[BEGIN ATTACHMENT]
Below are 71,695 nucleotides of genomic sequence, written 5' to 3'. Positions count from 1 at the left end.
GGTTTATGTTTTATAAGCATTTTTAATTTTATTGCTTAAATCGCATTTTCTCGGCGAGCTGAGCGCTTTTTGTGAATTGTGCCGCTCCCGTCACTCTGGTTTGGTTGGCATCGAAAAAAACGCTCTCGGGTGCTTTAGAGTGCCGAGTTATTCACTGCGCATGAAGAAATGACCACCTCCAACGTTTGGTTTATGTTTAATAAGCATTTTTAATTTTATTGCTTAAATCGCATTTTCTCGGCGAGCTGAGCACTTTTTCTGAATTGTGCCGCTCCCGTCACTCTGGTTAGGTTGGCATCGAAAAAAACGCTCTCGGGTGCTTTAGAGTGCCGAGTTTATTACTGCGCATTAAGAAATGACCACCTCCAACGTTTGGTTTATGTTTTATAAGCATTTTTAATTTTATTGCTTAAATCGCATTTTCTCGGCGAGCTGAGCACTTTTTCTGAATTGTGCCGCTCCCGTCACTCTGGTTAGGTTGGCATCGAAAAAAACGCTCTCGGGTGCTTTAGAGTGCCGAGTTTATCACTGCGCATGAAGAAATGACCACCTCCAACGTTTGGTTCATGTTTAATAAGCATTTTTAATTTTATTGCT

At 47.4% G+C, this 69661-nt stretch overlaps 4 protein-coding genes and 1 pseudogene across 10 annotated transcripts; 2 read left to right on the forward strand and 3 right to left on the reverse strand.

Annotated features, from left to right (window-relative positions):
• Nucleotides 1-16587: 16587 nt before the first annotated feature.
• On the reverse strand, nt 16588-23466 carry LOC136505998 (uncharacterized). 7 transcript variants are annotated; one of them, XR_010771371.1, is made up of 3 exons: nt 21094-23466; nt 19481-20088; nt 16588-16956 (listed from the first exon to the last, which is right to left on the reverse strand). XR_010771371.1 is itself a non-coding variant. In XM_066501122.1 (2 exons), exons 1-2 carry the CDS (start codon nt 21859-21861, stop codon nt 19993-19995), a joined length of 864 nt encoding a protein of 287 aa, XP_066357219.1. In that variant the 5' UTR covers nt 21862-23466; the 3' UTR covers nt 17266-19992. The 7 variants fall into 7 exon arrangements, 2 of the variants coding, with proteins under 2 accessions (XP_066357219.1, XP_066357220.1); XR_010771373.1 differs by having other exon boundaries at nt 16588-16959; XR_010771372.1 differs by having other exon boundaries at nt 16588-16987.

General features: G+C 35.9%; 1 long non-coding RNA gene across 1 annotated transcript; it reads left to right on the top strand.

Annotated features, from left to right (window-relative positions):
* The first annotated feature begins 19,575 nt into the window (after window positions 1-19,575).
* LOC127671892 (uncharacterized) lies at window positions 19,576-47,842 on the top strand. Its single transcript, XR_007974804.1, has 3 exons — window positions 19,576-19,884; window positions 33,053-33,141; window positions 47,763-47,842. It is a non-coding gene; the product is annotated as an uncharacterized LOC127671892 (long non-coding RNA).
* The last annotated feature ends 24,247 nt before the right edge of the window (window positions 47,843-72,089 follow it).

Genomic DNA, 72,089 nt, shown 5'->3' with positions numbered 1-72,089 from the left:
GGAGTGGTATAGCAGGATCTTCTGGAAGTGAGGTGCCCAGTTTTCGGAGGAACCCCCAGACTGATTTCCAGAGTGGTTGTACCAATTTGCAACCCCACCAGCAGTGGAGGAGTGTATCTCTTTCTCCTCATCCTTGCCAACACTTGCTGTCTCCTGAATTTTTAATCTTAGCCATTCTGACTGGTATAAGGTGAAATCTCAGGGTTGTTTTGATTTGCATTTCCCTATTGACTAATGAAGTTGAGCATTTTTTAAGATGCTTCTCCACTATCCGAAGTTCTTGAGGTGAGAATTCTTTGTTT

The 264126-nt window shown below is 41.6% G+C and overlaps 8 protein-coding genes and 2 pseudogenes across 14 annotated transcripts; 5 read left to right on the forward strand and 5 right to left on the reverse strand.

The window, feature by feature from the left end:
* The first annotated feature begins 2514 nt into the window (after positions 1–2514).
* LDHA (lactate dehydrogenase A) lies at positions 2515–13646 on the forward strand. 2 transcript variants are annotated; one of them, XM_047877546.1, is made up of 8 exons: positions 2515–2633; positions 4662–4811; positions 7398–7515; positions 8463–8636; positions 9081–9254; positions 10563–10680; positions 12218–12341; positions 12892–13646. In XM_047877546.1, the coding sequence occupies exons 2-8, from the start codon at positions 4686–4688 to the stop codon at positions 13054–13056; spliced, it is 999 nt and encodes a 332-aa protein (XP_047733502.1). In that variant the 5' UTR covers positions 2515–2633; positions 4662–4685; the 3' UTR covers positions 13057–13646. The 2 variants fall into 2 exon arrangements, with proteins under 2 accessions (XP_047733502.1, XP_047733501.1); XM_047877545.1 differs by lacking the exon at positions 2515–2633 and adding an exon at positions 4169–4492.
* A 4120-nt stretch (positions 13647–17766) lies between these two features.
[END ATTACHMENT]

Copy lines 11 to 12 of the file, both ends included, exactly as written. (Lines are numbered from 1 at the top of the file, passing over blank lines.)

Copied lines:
* The last annotated feature ends 24,247 nt before the right edge of the window (window positions 47,843-72,089 follow it).

Genomic DNA, 72,089 nt, shown 5'->3' with positions numbered 1-72,089 from the left: